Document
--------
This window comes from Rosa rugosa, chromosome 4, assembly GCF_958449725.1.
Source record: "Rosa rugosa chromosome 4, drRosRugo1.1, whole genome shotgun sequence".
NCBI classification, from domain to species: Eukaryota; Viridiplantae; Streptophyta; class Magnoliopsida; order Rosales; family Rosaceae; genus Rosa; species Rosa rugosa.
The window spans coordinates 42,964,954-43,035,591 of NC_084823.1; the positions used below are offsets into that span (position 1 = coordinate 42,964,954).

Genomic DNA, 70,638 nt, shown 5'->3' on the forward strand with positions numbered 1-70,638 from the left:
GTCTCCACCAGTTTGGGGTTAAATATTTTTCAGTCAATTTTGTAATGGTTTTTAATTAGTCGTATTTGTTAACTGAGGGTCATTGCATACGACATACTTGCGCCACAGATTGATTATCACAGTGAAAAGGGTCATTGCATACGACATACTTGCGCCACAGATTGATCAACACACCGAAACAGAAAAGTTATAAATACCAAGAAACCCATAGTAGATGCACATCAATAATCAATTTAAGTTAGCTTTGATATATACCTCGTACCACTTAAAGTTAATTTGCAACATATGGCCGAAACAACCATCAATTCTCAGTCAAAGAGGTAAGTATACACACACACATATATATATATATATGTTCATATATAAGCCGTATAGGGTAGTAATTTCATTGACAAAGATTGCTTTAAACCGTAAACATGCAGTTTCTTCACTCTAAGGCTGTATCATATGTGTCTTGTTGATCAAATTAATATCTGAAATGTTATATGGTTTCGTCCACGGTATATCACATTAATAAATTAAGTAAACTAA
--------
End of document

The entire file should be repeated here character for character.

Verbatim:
This window comes from Rosa rugosa, chromosome 4, assembly GCF_958449725.1.
Source record: "Rosa rugosa chromosome 4, drRosRugo1.1, whole genome shotgun sequence".
NCBI classification, from domain to species: Eukaryota; Viridiplantae; Streptophyta; class Magnoliopsida; order Rosales; family Rosaceae; genus Rosa; species Rosa rugosa.
The window spans coordinates 42,964,954-43,035,591 of NC_084823.1; the positions used below are offsets into that span (position 1 = coordinate 42,964,954).

Genomic DNA, 70,638 nt, shown 5'->3' on the forward strand with positions numbered 1-70,638 from the left:
GTCTCCACCAGTTTGGGGTTAAATATTTTTCAGTCAATTTTGTAATGGTTTTTAATTAGTCGTATTTGTTAACTGAGGGTCATTGCATACGACATACTTGCGCCACAGATTGATTATCACAGTGAAAAGGGTCATTGCATACGACATACTTGCGCCACAGATTGATCAACACACCGAAACAGAAAAGTTATAAATACCAAGAAACCCATAGTAGATGCACATCAATAATCAATTTAAGTTAGCTTTGATATATACCTCGTACCACTTAAAGTTAATTTGCAACATATGGCCGAAACAACCATCAATTCTCAGTCAAAGAGGTAAGTATACACACACACATATATATATATATATGTTCATATATAAGCCGTATAGGGTAGTAATTTCATTGACAAAGATTGCTTTAAACCGTAAACATGCAGTTTCTTCACTCTAAGGCTGTATCATATGTGTCTTGTTGATCAAATTAATATCTGAAATGTTATATGGTTTCGTCCACGGTATATCACATTAATAAATTAAGTAAACTAA